Brakes and brake maintenance are necessary, but also quite a topic of discussion and dissension among Porsche owners. Here we are presenting some information that we have, but we also invite comments to help out other 944 owners with brake problems.
If you own a 944 or 924S and have tried to find rebuilt brake calipers in the past year, you may have noticed a problem. There aren’t any. Go ahead and check…we’ll wait.
See? Everyone is out of stock at the moment, with no idea when there will be more available. Those that do show a listing also show that the core charge is sometimes over a hundred bucks. Ridiculous, but it tells a story.
Here at 924S944.com, we have a theory – there are no cores, so therefore no rebuilt calipers. Unfortunately, you cannot print out calipers on your 3-D printer – at least, not yet. Until that happens, there will be few calipers at the auto supply store.
We depend on Automobile Atlanta for many of the hard-to-find stuff. You have some choices there for calipers, so we shopped the left front just for reference:
- Factory new replacement caliper from the dealer, through AA – $446.47.
- Rebuilt caliper, $185 plus $150 for the core.
- Used caliper, $82.50.
So a new set of four calipers is going to touch two thousand dollars, but if you want to settle for rebuilts, it will cost you close to $800. IF you can get them.
EDITOR’S NOTE: The front calipers from a 1980-1986 Peugeot 505 are the same unit. No one has those, either. And the rear calipers are strictly Porsche.
HOWEVER, the rebuild kits for front and rear are available from most online suppliers and your local auto parts stores for reasonable prices – normally less than $10 a wheel. “But I can’t rebuild a caliper! I don’t know how!” Well, stop crying – there are tons of videos on YouTube that can show you – and it’s not difficult.
The rebuild kit consists of a large seal for inside the bore of the caliper – where the piston goes. There are two plastic pieces for the slides, with a rubber cover that seals dirt from the caliper to the piston and a steel ring to hold it on…that’s it.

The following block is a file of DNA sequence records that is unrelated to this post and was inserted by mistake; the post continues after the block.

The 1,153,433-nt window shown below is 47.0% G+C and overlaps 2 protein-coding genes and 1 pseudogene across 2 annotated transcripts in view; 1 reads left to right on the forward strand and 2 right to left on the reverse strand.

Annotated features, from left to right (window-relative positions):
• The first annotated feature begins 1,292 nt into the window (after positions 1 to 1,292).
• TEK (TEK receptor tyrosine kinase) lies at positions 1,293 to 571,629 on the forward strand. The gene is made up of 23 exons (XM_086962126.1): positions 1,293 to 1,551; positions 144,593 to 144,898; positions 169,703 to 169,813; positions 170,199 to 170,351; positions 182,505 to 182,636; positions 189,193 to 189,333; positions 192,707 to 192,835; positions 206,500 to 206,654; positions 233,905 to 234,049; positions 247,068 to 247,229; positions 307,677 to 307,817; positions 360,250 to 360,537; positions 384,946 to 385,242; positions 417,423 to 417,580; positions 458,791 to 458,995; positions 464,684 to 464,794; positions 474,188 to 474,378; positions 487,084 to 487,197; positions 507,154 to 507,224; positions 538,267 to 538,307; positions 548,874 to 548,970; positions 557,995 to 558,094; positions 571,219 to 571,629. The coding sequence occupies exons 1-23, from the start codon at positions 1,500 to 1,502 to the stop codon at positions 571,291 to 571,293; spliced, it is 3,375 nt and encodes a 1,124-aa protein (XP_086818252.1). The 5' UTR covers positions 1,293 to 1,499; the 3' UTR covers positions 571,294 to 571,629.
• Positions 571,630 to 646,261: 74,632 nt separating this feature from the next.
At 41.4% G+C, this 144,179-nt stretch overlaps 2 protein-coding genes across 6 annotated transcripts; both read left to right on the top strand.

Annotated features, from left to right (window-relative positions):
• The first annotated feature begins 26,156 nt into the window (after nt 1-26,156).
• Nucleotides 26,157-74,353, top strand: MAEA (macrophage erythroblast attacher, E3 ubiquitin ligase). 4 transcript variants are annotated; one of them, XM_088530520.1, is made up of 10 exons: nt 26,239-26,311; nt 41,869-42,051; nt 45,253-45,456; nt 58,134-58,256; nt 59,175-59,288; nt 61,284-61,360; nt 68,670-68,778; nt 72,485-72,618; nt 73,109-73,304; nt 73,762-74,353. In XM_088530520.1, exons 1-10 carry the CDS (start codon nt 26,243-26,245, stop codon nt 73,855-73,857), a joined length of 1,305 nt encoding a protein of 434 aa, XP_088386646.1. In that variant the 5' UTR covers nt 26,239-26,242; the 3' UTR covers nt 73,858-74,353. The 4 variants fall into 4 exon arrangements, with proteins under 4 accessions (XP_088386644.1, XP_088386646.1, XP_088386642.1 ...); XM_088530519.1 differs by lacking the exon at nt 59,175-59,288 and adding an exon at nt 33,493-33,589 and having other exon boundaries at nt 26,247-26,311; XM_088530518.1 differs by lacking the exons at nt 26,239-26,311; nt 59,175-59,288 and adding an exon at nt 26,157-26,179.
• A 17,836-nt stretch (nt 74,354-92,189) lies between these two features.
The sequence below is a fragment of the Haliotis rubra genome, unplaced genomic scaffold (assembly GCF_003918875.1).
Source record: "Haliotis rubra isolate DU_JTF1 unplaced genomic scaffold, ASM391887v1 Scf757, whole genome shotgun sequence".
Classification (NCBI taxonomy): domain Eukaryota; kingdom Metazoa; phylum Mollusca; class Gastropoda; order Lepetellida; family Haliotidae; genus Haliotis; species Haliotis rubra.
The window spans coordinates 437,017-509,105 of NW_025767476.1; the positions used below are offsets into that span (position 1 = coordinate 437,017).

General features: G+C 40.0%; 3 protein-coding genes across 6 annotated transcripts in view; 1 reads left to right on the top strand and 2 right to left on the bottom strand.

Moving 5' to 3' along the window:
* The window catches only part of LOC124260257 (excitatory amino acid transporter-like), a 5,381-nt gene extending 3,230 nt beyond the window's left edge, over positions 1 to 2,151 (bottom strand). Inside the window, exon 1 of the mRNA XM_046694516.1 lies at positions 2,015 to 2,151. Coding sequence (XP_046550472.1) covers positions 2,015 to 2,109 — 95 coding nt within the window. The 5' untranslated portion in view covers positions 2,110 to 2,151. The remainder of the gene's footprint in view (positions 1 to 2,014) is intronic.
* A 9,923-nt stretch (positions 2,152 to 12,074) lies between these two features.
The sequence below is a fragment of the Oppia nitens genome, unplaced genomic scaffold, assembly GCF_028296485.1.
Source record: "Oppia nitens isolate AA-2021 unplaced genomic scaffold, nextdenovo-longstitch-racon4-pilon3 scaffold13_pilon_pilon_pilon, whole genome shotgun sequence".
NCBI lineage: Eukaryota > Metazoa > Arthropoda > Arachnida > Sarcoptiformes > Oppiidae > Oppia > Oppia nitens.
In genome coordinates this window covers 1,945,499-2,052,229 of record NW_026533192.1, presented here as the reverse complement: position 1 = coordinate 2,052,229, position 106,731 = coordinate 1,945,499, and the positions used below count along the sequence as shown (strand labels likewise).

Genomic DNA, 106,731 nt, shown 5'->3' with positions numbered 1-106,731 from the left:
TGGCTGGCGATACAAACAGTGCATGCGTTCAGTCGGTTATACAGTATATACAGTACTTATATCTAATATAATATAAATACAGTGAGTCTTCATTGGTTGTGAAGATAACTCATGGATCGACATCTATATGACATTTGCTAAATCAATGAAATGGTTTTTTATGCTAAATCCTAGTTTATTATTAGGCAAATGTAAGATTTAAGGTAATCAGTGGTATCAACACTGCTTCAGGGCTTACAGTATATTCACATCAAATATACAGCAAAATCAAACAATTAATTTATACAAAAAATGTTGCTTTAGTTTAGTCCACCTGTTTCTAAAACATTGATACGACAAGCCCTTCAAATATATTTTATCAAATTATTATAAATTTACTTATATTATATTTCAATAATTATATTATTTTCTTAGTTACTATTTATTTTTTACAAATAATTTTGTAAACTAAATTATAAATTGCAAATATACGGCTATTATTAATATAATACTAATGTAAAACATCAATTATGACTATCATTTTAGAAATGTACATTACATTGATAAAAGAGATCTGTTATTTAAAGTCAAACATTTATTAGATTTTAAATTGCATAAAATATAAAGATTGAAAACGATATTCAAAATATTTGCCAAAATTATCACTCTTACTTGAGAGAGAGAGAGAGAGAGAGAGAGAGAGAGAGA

To use the rebuild kit, you need a couple of essential tools. First is a brake hone. This goes on the end of the drill and cleans the bore of the cylinder in the caliper. First you clean it out as best you can, then run the brake hone with a little brake fluid to get the surface nice and smooth. You will also need access to a fine-grade wire wheel on a grinder to clean the piston and other surfaces on the caliper. I have done some rebuilds recently on calipers that have been sitting for a while, and they get a buildup of dried brake fluid and other unidentifiable substances, as well as rust on the end that is open to the air. A very light cleaning with a fine wire wheel fixes all.
Once all cleaned and blown out with compressed air, all you do is reassemble. Remember that when you put the piston back into the bore, lube it with a little brake fluid. DO NOT use oils or other sprays to lube the bore – they will contaminate the brake fluid that you will be putting in.
Then there are the various clips and pins and such – the brake caliper hardware. These kits service one axle, and there was a time recently when these were available in the aftermarket for less than $20. However, the aftermarket kits seem to have dried up, so the only source is Porsche…at better than $75 an axle. So be careful with the pins and springs and clips – replacing them is expensive. The old pins can be cleaned up with a wire wheel so that they slide in and out easily. And note that the hardware is different between front and rear calipers – not interchangeable.
When rebuilding/replacing calipers on cars that are thirty years old, it is a good idea to spend a few bucks on new flexible brake hoses – two in the front, two in the back. For a street car, it is up to you to decide if you want to go with steel braided lines. Personally, I don’t need $100 worth of hoses on my street car – maybe I’m just cheap.
If you are thinking of replacing your Porsche calipers with something else that may be cheaper, shop around. Wilwood has a big brake kit that replaces the front calipers with four-piston units for about $900. That’s a lot, but these are said to be calibrated to the stock rear calipers for great brakes. And you still have stock rear calipers.
There are other performance brake kits out there – shop online for the best fit and budget for your car. Unfortunately, most of us are going to be rebuilding our old calipers.
Here at 924S944.com, we spent some time recently sorting out old calipers and caliper parts, bagging and labeling everything since these things have become a bit precious. Don’t throw anything away.
Of course, the information provided here can change over time, but this is what we know now in April of 2018.
Kevin Duffy is an Associate Professor of Criminal Justice at Daytona State College in Florida and a dedicated car guy. He divides his time between teaching criminal justice topics in the online environment and working on/driving cars, particularly Porsches. Kevin is one of the principals in InspiringLifeOver50.com.